The opening scene of the film sets the tone. Claire Marrable (Page) is recently widowed and at the funeral, she frantically removes flowers from her husband's coffin, while eerie music plays in the background. A few days later, details of her husband's will is revealed by the junior partner of a law firm (The Bob Newhart Show's Peter Bonerz, in one of his first roles): her husband made bad investments and left nothing to her except a briefcase, a butterfly collection and a stamp collection; the home itself, and the furnishings in it, apparently have no redeemable value. Marrable goes ballistic, smashing the butterfly collection to smithereens and then tearfully frets about what lies in her future. At the lawyer's prodding, she remembers that she has a distant nephew in New Mexico or Arizona.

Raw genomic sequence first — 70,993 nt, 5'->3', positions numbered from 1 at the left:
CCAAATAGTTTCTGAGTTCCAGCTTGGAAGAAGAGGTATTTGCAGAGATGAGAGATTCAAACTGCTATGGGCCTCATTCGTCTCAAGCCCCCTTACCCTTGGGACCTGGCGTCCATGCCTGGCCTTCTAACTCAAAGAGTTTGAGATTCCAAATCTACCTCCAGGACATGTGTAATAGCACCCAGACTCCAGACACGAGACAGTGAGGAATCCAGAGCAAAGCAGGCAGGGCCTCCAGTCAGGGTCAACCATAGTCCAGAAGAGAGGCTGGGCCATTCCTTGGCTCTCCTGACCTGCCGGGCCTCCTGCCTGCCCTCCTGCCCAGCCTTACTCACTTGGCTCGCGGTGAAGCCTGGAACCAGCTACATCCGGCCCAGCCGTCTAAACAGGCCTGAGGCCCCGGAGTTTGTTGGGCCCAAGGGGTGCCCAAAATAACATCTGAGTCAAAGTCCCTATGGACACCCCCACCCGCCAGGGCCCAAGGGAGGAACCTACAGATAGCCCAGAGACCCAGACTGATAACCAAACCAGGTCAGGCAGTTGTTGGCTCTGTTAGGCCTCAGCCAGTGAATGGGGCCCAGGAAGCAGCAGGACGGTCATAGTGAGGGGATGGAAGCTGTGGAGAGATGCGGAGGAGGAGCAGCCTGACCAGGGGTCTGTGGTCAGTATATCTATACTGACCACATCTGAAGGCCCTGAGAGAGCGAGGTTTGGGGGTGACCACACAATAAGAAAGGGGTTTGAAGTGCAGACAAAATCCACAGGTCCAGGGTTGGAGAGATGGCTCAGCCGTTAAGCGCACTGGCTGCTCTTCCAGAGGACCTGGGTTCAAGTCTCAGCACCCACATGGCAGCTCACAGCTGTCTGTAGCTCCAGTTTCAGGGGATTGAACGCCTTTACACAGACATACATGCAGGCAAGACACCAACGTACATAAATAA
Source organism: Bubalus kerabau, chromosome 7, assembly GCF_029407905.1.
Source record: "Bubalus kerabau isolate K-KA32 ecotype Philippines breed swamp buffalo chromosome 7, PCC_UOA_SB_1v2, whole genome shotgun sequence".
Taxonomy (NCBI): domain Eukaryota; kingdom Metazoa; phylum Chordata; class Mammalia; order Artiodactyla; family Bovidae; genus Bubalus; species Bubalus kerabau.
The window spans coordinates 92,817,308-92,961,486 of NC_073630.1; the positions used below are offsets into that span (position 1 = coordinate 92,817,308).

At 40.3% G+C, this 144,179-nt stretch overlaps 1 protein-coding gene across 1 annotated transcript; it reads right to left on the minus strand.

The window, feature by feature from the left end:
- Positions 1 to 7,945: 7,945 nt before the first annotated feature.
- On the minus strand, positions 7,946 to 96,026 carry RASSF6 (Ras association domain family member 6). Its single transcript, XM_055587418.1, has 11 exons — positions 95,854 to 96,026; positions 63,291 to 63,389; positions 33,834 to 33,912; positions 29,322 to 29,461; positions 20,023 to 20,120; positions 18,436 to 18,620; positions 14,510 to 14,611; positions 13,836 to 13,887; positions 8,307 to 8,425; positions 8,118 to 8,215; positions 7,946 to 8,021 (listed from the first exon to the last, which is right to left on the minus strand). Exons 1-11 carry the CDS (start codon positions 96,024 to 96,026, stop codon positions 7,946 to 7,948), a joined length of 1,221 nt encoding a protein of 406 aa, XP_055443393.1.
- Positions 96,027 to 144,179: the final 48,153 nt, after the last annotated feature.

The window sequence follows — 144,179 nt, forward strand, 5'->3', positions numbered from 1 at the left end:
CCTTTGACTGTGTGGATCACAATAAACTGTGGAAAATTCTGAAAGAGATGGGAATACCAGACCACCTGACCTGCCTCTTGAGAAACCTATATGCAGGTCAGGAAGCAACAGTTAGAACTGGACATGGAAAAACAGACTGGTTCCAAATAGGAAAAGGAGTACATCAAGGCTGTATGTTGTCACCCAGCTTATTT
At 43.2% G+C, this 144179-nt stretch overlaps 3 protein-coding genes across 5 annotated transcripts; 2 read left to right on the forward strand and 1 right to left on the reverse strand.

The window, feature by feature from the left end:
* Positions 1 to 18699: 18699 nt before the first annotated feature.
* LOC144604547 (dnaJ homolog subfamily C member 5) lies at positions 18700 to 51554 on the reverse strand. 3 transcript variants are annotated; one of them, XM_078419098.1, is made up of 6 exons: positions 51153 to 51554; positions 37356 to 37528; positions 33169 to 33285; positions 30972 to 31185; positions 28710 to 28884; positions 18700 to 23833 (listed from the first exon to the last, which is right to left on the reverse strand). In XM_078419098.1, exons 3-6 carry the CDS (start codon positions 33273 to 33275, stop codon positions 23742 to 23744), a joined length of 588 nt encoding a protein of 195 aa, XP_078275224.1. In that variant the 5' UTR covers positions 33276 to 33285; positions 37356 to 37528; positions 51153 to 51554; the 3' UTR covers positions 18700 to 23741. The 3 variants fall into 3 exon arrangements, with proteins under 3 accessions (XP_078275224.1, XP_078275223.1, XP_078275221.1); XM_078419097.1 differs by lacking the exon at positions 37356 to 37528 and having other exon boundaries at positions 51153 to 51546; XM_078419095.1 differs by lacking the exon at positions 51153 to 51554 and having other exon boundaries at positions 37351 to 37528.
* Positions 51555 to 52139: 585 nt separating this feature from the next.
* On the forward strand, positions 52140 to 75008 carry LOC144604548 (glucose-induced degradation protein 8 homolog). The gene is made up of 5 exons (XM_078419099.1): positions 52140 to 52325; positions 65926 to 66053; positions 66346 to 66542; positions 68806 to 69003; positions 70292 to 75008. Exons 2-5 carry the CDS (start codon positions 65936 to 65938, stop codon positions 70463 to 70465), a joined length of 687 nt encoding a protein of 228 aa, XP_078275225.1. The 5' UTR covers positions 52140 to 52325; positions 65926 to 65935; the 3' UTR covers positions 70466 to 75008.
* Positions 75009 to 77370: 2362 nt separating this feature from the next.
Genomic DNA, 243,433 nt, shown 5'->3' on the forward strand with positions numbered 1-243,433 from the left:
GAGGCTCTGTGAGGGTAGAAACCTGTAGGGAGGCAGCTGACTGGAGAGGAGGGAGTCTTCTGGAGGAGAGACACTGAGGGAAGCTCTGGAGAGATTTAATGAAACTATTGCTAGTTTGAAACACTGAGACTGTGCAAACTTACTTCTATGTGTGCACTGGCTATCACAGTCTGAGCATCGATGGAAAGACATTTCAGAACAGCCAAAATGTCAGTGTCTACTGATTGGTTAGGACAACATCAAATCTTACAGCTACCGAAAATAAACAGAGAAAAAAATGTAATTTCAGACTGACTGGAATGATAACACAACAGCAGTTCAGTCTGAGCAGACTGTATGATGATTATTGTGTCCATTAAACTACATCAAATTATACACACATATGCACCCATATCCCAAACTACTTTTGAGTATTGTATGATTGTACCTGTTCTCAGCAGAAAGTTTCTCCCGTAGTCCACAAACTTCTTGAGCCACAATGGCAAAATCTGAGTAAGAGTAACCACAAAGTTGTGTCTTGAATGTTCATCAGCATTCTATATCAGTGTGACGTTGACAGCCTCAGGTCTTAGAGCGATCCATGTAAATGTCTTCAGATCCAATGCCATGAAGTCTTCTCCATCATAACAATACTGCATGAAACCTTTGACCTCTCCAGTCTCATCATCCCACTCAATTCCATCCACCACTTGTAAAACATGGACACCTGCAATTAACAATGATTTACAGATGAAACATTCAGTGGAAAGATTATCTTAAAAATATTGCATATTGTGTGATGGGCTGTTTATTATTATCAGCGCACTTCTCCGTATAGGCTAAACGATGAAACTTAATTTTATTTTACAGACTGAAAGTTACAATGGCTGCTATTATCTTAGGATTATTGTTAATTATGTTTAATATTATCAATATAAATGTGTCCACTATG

Forward a few months: Marrable is comfortably ensconced in a ranch home outside Tucson, Arizona. She has a penchant for successfully growing pine trees, even out in the hot desert. She lives with a housekeeper, Miss Tinsley (Dunnock). One evening, Miss Tinsley asks Marrable for an update on the stocks she has purchased through Marrable; this upsets Marrable, who threatens immediately to sell the stocks, even at a loss, to rid herself, and the housekeeper, of the anxiety. Upon arrival of a new pine tree from a nursery, Marrable demands that Miss Tinsley go out in the cool night to help her plant the tree. When the two women arrive at the recently dug hole for the tree, Marrable throws her watch in the hole and asks Miss Tinsley to jump in the hole to retrieve it. When the housekeeper has found the watch, Marrable grabs a shovel and whacks the housekeeper over the head, then buries her in the hole, using the pine tree as a testament to her latest conquest. A long shot of the garden shows a series of four pine trees, each in different stages of growth, suggesting this process has been repeated many times.